This was the original “liberty policy” put into effect on Okinawa following the violent rape of an Okinawan woman in 2012.  This policy, however, has since been modified – as they always are given time – but this modification clearly shows the military leadership’s continued disdain for our members on Okinawa, even though the rapists where part of a ship’s company NOT STATIONED ON OKINAWA.  For military personnel outside of Okinawa, alcohol regulations are limited to a ban on off-installation drinking — with the exception of personal residences — from midnight to 5 a.m.  On the island, however, rules will become only slightly less stringent as troops are limited to two alcoholic drinks at off-installation restaurants [not bars or clubs, but establishments that primarily serve food….] between 6 p.m. and 10 p.m., unless specifically authorized by a general or flag officer for official events.”

Lockdown is Way Too Simple

Lockdown is Way Too Simple

A series of violent incidents, culminating in the rape of an Okinawan woman by two sailors last October, prompted Lt. Gen. Angelella, Commander US Forces Japan (USFJ), to impose a sweeping 11 p.m.-5 a.m. curfew on all troops and to implement training in sexual-assault prevention, cultural indoctrination and “core values”— most which still remain in effect.  I’m not sure where any American would assume or decide that violence is part of the Japanese or Okinawan culture; the idea of cultural indoctrination is yet another layer of well-intended but relatively useless and mind-numbing training that so often goes awry when it hits the field.

Air Force Lt. Col. Dave Hochul, a spokesman for USFJ, said Angelella recently decided to adjust the universal liberty policy after consulting with military leaders across Japan “to retain existing liberty measures while addressing some quality-of-life concerns for our forces.”  “Some.”  Mighty nice of our leadership to oblige the little people’s concerns.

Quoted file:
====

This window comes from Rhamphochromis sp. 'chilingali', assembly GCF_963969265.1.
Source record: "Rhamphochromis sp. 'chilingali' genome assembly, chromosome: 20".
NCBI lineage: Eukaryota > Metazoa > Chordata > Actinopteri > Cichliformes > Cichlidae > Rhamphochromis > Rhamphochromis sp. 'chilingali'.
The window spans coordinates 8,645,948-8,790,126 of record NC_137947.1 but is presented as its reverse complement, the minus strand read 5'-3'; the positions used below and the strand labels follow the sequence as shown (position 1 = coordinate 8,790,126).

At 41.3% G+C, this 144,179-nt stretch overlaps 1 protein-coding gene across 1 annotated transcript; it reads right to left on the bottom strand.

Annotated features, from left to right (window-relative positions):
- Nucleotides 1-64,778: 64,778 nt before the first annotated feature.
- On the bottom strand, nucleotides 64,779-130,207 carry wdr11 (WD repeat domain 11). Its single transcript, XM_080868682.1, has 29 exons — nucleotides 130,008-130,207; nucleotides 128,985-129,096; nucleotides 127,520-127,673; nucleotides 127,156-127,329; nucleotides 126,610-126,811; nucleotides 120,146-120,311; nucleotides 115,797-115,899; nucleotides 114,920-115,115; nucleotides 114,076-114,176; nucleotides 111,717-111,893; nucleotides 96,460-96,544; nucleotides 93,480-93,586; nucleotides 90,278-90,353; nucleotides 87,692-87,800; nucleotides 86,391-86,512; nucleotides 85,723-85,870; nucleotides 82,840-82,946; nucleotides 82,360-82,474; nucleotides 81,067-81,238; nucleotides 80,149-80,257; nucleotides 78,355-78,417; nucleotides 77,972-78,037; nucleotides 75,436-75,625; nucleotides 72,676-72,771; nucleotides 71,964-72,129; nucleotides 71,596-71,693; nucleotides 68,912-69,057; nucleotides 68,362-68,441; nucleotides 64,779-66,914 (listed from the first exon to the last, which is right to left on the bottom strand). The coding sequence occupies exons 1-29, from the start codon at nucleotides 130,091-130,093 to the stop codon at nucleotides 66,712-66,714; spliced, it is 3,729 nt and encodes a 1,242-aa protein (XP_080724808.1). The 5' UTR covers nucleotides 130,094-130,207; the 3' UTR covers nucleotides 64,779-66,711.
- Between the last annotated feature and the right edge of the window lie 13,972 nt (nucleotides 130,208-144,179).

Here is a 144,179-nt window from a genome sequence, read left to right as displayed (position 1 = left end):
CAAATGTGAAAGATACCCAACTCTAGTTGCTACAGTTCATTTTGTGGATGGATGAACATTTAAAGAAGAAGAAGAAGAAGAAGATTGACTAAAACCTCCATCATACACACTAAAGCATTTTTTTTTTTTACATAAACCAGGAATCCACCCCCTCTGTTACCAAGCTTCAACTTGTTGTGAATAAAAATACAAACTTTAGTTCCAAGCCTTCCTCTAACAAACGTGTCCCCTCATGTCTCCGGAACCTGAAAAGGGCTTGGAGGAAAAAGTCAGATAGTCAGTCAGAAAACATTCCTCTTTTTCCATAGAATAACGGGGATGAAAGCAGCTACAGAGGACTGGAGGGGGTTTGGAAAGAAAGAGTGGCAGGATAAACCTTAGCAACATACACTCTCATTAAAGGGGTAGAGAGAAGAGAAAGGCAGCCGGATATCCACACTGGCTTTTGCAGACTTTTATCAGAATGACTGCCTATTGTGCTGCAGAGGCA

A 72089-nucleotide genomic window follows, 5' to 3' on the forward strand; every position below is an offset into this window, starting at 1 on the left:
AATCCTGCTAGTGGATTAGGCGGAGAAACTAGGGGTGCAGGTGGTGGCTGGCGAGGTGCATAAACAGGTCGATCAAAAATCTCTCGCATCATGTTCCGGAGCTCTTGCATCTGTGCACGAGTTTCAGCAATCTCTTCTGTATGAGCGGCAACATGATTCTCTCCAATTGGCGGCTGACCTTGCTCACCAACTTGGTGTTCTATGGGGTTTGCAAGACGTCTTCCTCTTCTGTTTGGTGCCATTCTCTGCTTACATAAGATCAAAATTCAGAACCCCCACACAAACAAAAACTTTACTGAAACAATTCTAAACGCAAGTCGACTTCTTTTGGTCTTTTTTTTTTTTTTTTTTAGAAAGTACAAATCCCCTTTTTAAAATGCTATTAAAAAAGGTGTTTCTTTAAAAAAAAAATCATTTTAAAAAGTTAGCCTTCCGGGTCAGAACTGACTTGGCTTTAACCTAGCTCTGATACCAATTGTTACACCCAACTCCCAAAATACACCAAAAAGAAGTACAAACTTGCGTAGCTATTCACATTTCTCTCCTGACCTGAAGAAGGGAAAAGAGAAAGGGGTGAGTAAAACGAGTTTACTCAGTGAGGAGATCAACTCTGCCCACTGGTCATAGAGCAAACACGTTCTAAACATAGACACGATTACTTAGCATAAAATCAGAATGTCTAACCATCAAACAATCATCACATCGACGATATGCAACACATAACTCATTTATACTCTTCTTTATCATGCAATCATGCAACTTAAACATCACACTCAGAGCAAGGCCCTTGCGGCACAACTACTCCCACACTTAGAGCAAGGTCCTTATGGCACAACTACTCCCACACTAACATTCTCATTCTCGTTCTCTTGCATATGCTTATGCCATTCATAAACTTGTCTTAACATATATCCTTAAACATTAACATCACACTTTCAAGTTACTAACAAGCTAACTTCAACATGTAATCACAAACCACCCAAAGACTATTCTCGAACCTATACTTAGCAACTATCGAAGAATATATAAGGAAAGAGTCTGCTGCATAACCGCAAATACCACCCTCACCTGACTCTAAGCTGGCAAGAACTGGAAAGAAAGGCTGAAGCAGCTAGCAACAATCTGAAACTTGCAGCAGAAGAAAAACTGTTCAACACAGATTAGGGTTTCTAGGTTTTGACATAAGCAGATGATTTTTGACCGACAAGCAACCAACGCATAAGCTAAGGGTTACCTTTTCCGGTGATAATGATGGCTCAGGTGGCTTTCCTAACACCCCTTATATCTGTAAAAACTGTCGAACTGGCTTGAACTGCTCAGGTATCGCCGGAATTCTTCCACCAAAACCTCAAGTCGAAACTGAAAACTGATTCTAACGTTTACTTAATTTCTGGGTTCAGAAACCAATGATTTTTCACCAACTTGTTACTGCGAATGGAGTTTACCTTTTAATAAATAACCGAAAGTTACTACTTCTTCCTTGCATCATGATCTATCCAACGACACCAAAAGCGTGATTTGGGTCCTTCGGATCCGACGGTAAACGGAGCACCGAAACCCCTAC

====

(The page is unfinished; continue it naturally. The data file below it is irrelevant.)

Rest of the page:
What if CO's had Peer & Subordinate Ratings?

What if CO’s had Peer & Subordinate Ratings?

It is cruelly evident that our leadership appeases a very few at the expense of oh so many.  The Japanese citizens, and specifically the vocal and impassioned Okinawans that wish U.S. bases removed from their island home, which most Americans should find easily understandable, will not be satisfied regardless of these stringent liberty-curtailing efforts.  Their agenda is clear and was established long ago:  it is not he bad behavior they wish corrected, but the removal of our bases – very different end states by any analysis.  Quite the opposite actually holds true:  such activists will only hold such crushing measures as ample “proof” that Americans can never be trusted to be well-behaved members of their local neighborhoods and island-wide culture.

I Feel the Okinawan Pain; I too would want the bases gone.

I Feel the Okinawan Pain; I too would want the bases gone.

Further, such decisions by our leadership have and will continue to anger the Japanese citizens whose livelihood is dependent upon the U.S. presence on-island.  The Marine Corps has remained tough on its drinking regulations, even though the other services relaxed their policies, which has drastically curbed island nightlife and caused dozens of Japanese bars and clubs to fold.

This Bar Probably Needed to Close!

This Bar Probably Needed to Close!

Poignantly and to the point, mass punishment without cause or justified aim destroys morale at its grass roots, an idea archaic as it is in parenting, and like in modern parenting, such unfounded and ruthless measures are simply a result of bad leadership…which results in even more ill-adjusted offspring.  The correlations are valid:  set the bar low, and no one will strive for better.  Good parents know this.  Good teachers know this.  Good military instructors know this.

It appears that our poor leadership has forgotten it, or worse, choses to direct to the contrary.

rank & smarts

“This policy recognizes that the overwhelming majority of American service members, dependents and civilian employees are law abiding, honorable and respectful.”  The liberty policy does nothing of the sort.  Rather, it implores that Americans in Japan are not to be trusted, and must be treated as a class-action underclass in order to control expected unruly behavior.  As one sailor puts it so succinctly, “I am now treated like a child who’s merely one alcoholic beverage away from becoming a serial rapist.”  If the policy recognized that the OVERWHELMING MAJORITY were indeed honorable and respectful, they would be shown the same type of overwhelming honor and respect.  This is not the case; current policy is the clearest case of double-speak by our leaders, so clear that any Airman or Corporal will – and does – see right through the charade.